The United States of Leland is Sundance twaddle of the highest degree (yes, it’s worse than Pieces of April). You know the type: self-conscious, mostly pointless examinations of fringe folk coping with travesty and alienation in the suburbs of America, all played for woe-is-us, universal gravitas. Possibly the most egregious indie of the last five years, this self-important creation casts Ryan Gosling as some kind of social retard (sporting Jake Gyllenhaal’s Donnie Darko hairdo and girlfriend) accused of killing a mentally handicapped boy. Why? I don’t know, and you sure as hell won’t find out by film’s end—which is more or less the point of this clueless, Camus-light (make that, extra-light) examination of “why we do the things we do” (insert eye-roll here, not because the film is pretentious and irrelevant, which it is, but because who actually makes movies for the sole purpose of examining “why we do the things we do” without any sort of existential kick or payoff?). Writer-director Matthew Ryan Hoge peeks in on a small community of people whose lives are just exploding. There’s no build-up (like there is in, say, Robert Altman’s Short Cuts, to which Hoge is obviously indebted): Becky is still on heroin (you will ask, “Why?”), and this dude, Allen (Chris Klein), is living in her house (again, “Why?”), and seems to have some kind of history with this blond girl, Julie (Michelle Williams), who may be related to Becky, expect she isn’t ever really referred to as the sister of the dead retarded boy, so who the fuck knows who she is? When Leland (Gosling) goes to juvie, a teacher (Don Cheadle) tries to figure out why he “did what he did.” We want to know too, except we never find out—not because someone gets to Leland before he can tell us, but because Hoge seems to think it doesn’t matter. I don’t know what’s more insufferable: the incessant, nails-on-chalkboard pitch of Gosling’s trite narration (“There’s another thing to learn about tears,” he says during one of his anecdote-heavy, adolescent observations) or the fact that no one in the film has a natural conversation. “You know what’s the thing about earthquakes?” says Leland. No, I don’t, and I really don’t care. And neither do the guys at the end of Short Cuts.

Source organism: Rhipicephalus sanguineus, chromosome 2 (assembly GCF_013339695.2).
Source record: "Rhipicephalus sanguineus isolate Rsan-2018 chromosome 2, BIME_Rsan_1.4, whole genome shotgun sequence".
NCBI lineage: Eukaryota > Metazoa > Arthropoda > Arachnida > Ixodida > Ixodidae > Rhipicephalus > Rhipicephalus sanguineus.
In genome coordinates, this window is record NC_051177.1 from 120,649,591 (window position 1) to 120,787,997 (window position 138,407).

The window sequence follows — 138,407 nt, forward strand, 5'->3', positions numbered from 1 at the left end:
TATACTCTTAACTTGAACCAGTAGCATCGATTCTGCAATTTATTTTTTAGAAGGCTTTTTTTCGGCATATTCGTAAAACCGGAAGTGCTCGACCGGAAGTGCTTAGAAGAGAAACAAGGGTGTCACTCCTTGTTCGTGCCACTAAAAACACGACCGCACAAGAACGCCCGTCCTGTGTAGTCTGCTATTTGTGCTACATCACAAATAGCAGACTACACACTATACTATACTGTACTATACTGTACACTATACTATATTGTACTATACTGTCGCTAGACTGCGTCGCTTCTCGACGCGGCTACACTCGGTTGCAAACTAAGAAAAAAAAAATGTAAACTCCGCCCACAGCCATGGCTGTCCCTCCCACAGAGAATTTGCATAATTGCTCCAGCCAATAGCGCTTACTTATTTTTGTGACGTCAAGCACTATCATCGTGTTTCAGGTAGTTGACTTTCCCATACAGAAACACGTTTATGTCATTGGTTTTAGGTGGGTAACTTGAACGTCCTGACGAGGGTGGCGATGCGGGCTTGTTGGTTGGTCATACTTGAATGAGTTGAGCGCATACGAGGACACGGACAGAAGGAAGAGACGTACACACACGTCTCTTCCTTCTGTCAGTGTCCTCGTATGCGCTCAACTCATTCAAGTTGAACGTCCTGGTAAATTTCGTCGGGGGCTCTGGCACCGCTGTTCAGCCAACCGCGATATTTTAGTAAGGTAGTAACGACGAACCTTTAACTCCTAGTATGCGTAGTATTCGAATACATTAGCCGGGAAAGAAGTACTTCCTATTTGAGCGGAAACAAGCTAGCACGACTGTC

Both image and sound are lovely and unassuming, but every frame of the film and every syllable of Ryan Gosling’s narration is enough to cut one’s wrist. That can’t be a good thing, right?
As self-centered as its title, The United States of Leland is-to quote the great Brittany Murphy-"music to cut your wrists" to.